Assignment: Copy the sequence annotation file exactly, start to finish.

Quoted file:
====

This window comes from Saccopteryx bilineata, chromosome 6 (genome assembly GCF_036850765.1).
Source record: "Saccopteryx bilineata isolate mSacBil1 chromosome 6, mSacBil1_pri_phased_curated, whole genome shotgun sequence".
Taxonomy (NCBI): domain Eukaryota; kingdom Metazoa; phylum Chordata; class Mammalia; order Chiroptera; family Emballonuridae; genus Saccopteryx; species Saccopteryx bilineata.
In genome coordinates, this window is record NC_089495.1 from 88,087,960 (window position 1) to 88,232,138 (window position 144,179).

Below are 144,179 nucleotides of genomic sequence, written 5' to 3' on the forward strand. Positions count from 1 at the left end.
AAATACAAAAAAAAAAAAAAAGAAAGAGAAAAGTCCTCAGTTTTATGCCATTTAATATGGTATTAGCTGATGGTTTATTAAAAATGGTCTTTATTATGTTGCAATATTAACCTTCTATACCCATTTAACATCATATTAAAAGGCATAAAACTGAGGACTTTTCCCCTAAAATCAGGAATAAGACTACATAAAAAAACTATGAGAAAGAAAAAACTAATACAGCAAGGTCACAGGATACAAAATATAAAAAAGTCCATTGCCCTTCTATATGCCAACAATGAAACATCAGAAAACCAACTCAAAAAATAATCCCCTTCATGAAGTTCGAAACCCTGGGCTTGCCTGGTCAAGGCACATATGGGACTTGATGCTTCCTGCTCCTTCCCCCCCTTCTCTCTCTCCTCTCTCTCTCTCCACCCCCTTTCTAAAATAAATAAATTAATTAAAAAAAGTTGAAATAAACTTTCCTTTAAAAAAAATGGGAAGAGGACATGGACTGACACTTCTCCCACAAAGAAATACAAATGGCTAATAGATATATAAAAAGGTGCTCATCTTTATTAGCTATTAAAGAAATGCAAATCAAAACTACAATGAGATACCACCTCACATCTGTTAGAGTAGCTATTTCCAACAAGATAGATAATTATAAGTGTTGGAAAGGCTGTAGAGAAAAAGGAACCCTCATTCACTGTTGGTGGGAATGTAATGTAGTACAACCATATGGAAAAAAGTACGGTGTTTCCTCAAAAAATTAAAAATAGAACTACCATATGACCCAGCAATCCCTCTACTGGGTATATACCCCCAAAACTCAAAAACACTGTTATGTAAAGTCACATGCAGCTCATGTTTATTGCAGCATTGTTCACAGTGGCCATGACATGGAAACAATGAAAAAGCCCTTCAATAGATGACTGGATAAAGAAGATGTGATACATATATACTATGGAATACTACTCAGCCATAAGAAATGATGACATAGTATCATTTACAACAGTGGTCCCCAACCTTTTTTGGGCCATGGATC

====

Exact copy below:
This window comes from Saccopteryx bilineata, chromosome 6 (genome assembly GCF_036850765.1).
Source record: "Saccopteryx bilineata isolate mSacBil1 chromosome 6, mSacBil1_pri_phased_curated, whole genome shotgun sequence".
Taxonomy (NCBI): domain Eukaryota; kingdom Metazoa; phylum Chordata; class Mammalia; order Chiroptera; family Emballonuridae; genus Saccopteryx; species Saccopteryx bilineata.
In genome coordinates, this window is record NC_089495.1 from 88,087,960 (window position 1) to 88,232,138 (window position 144,179).

Below are 144,179 nucleotides of genomic sequence, written 5' to 3' on the forward strand. Positions count from 1 at the left end.
AAATACAAAAAAAAAAAAAAAGAAAGAGAAAAGTCCTCAGTTTTATGCCATTTAATATGGTATTAGCTGATGGTTTATTAAAAATGGTCTTTATTATGTTGCAATATTAACCTTCTATACCCATTTAACATCATATTAAAAGGCATAAAACTGAGGACTTTTCCCCTAAAATCAGGAATAAGACTACATAAAAAAACTATGAGAAAGAAAAAACTAATACAGCAAGGTCACAGGATACAAAATATAAAAAAGTCCATTGCCCTTCTATATGCCAACAATGAAACATCAGAAAACCAACTCAAAAAATAATCCCCTTCATGAAGTTCGAAACCCTGGGCTTGCCTGGTCAAGGCACATATGGGACTTGATGCTTCCTGCTCCTTCCCCCCCTTCTCTCTCTCCTCTCTCTCTCTCCACCCCCTTTCTAAAATAAATAAATTAATTAAAAAAAGTTGAAATAAACTTTCCTTTAAAAAAAATGGGAAGAGGACATGGACTGACACTTCTCCCACAAAGAAATACAAATGGCTAATAGATATATAAAAAGGTGCTCATCTTTATTAGCTATTAAAGAAATGCAAATCAAAACTACAATGAGATACCACCTCACATCTGTTAGAGTAGCTATTTCCAACAAGATAGATAATTATAAGTGTTGGAAAGGCTGTAGAGAAAAAGGAACCCTCATTCACTGTTGGTGGGAATGTAATGTAGTACAACCATATGGAAAAAAGTACGGTGTTTCCTCAAAAAATTAAAAATAGAACTACCATATGACCCAGCAATCCCTCTACTGGGTATATACCCCCAAAACTCAAAAACACTGTTATGTAAAGTCACATGCAGCTCATGTTTATTGCAGCATTGTTCACAGTGGCCATGACATGGAAACAATGAAAAAGCCCTTCAATAGATGACTGGATAAAGAAGATGTGATACATATATACTATGGAATACTACTCAGCCATAAGAAATGATGACATAGTATCATTTACAACAGTGGTCCCCAACCTTTTTTGGGCCATGGATC